It’s wonderful to travel with alumni because it gives me the opportunity to not only experience these special places with intelligent people, but also to talk through the feelings and emotions. Additionally, with the special event on Friday with alumnus Abe Dorevitch, it made more sense to write about our time in Jerusalem and Bethlehem (Thursday) and Nazareth and the Sea of Galilee (Saturday) together.
So many people plan a pilgrimage to Israel to visit some of the holiest sites on Earth for Christians, Jews and Muslims. Since I am Catholic and have been fortunate enough to spend a lot of time in Rome (including living there for a short time), I was really looking forward to this experience and seeing some of these other famous sites.
My immediate impression of Israel was very positive—everything thing seemed like a well-organized system. Their roads are smooth and well-maintained, and the countryside is unbelievably rich and full. Our guide talked to us about the different kinds of agriculture and irrigation systems they have in place to sustain the agriculture.
We began our day on Thursday at the Western Wall (considered the most holy site in the Jewish world). What a powerful experience for many of us. It was so interesting to observe the people who came to the Wall to pray. It is difficult to put into words the celebration and peace that I felt there. From the Wall, we continued our journey to Via Dolorosa—the walk that Jesus took as he carried the cross. Like all areas that attract many tourists, it was crowded and lined with many shops (which surprised several of the people in our group); however, there was a general respect for the different Stations of the Cross, and people allowed for ample time to learn about their significance. We then went to the Church of the Holy Sepulcher. This is the site where Jesus was crucified, buried and rose again. We received excellent information from our guides at each place, and it was a very impressive visit. Amazingly, this was only the first half of our day!
After lunch, we headed to Bethlehem. Our Israeli guide had to leave the bus and a new guide joined us in Bethlehem. (The Palestinian Authority controls Bethlehem and Jewish Israelis are not allowed to enter.) I imagined I would feel quite differently going into Bethlehem, but after our major security check and guide change, my senses were alert in a different way. Many of us talked about politics and the things that were happening in the region—it sparked a very thoughtful conversation among alumni. I should note that at no point did we feel unsafe—we were very well taken care of and felt that the highest security measures were observed during our visit.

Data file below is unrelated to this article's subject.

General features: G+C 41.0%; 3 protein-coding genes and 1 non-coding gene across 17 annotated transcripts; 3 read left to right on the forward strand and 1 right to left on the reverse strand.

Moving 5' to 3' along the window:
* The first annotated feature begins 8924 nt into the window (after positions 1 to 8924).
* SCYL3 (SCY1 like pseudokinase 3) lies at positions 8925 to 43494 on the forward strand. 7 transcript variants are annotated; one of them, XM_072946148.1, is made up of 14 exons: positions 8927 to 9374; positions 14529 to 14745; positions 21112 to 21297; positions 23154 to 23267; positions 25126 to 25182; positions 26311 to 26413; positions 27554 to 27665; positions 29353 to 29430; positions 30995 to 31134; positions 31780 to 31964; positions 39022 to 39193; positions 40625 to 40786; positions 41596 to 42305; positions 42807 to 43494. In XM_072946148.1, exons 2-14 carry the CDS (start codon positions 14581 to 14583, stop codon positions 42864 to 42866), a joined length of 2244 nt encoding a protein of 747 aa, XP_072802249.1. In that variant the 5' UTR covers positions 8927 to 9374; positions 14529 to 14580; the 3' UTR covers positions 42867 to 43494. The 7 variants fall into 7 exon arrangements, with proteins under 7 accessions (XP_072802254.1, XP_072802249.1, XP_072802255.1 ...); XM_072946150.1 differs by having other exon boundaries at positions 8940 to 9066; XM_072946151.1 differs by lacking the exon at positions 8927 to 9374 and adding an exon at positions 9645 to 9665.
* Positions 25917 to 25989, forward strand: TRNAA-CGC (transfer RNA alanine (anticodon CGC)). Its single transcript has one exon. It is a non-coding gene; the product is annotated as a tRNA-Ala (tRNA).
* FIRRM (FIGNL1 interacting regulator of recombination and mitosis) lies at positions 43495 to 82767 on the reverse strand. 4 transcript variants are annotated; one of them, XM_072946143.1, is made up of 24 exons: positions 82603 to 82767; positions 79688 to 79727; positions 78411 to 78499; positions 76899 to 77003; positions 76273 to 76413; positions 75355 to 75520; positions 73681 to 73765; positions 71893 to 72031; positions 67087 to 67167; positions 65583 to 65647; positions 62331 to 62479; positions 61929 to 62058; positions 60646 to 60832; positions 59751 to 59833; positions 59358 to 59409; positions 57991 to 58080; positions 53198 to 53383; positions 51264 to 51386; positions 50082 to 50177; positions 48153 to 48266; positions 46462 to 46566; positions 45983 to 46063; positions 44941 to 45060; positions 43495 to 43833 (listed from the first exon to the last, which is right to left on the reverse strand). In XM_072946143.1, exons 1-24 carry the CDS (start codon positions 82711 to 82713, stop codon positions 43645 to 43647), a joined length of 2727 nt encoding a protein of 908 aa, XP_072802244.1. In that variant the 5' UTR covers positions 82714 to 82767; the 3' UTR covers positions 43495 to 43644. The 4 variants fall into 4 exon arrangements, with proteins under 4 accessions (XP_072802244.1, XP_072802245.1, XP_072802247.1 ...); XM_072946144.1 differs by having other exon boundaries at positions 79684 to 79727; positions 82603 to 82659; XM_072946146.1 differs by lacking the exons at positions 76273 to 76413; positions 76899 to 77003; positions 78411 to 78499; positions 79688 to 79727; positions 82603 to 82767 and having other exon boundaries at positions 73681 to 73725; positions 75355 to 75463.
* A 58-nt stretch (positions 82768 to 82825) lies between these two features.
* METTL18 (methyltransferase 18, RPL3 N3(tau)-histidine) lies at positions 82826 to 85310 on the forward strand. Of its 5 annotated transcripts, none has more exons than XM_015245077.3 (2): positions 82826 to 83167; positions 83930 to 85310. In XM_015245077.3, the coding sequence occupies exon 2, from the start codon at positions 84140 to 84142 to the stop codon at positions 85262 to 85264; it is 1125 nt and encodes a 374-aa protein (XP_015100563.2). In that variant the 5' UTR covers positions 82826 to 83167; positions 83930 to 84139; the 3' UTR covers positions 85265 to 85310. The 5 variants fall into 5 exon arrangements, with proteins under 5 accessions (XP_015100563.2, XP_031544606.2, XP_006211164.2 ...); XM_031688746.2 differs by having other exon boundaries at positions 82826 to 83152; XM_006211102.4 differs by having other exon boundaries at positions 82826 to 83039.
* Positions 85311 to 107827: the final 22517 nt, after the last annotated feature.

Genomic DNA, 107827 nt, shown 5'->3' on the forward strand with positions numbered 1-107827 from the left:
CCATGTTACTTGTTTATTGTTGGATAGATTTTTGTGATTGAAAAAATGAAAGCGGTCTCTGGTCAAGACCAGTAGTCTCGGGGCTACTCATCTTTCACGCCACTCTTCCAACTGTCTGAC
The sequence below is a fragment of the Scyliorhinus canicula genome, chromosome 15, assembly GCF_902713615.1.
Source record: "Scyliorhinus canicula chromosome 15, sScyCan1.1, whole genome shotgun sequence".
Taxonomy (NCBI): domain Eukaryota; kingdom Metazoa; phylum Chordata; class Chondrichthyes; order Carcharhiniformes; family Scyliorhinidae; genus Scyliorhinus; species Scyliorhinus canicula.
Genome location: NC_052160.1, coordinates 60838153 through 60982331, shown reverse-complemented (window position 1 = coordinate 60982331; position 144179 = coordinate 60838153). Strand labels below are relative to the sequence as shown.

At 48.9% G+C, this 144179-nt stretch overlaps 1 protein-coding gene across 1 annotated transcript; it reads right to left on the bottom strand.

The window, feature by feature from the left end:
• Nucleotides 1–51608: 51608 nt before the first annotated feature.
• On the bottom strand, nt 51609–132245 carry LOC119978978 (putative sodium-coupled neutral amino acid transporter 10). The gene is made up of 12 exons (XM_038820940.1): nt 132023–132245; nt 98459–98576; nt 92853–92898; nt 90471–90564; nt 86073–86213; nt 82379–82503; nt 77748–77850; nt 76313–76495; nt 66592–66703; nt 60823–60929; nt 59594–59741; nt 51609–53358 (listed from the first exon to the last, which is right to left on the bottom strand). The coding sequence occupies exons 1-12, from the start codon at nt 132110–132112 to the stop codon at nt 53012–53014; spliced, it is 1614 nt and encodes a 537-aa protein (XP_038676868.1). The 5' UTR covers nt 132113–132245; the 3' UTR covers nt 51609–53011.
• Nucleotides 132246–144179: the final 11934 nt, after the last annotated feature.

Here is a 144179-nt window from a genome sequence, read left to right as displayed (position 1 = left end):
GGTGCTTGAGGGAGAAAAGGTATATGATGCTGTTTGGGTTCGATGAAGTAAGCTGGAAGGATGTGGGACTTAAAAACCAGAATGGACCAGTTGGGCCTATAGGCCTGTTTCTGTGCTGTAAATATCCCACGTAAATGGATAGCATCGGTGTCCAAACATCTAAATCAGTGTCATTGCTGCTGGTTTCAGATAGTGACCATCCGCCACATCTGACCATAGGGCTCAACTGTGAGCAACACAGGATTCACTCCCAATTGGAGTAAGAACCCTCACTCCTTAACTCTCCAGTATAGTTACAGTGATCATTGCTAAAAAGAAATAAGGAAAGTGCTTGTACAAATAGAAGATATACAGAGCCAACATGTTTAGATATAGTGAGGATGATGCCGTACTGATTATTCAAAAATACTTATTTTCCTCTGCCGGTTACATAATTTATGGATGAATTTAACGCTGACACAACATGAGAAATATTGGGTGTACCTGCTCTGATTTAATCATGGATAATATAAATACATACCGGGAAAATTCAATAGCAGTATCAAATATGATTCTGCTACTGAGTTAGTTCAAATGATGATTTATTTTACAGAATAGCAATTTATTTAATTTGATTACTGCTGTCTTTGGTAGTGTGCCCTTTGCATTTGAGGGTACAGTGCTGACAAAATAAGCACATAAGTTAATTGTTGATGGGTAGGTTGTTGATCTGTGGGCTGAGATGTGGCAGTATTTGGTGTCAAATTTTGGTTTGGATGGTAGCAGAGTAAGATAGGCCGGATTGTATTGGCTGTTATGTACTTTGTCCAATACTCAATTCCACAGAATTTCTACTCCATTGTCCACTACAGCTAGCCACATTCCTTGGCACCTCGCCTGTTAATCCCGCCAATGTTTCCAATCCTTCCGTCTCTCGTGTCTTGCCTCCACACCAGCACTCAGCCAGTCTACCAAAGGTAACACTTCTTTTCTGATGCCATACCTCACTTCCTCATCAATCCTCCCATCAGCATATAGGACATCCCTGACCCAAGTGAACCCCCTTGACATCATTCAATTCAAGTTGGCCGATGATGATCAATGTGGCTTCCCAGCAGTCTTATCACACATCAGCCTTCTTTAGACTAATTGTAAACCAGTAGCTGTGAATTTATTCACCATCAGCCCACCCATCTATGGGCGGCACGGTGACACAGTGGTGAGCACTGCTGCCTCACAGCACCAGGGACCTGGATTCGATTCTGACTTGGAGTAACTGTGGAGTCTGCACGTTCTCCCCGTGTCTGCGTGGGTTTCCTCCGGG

We had a beautiful visit to Manger Square and the Church of the Nativity (the site of Jesus’ birth). Our visit was shortened because we hit some traffic, but overall it was a very powerful day.
On Saturday we visited the Sea of Galilee and Nazareth. One of the most moving parts of the day was when we visited the Yardenit baptismal site where the River Jordan separates from the Sea of Galilee. A group of us were able to witness the many people who made a pilgrimage to be baptized there. There are two people who guide a person backward into the water to perform this short ceremony. We were able to observe a woman (who I would guess to be around 60 years old) be baptized and, as soon as she emerged from the water, she began to cry. It was clear without any of us having spoken to her that this was a lifelong dream and journey for her. They gave her time to fully experience the emotions of what she was doing and exchanged several hugs. Many people (including some in our group) clapped when she got out of the water. As with many excursions, you try and fit in as much as you can see in such a limited amount of time (and of course, there is never enough time!). This was such a touching moment and reminded many of us of the extreme significance of where we were.
These incredible few days in Israel have been a mix of emotions regarding people, politics and profound faith—simply an amazing experience we could not possibly have prepared ourselves for.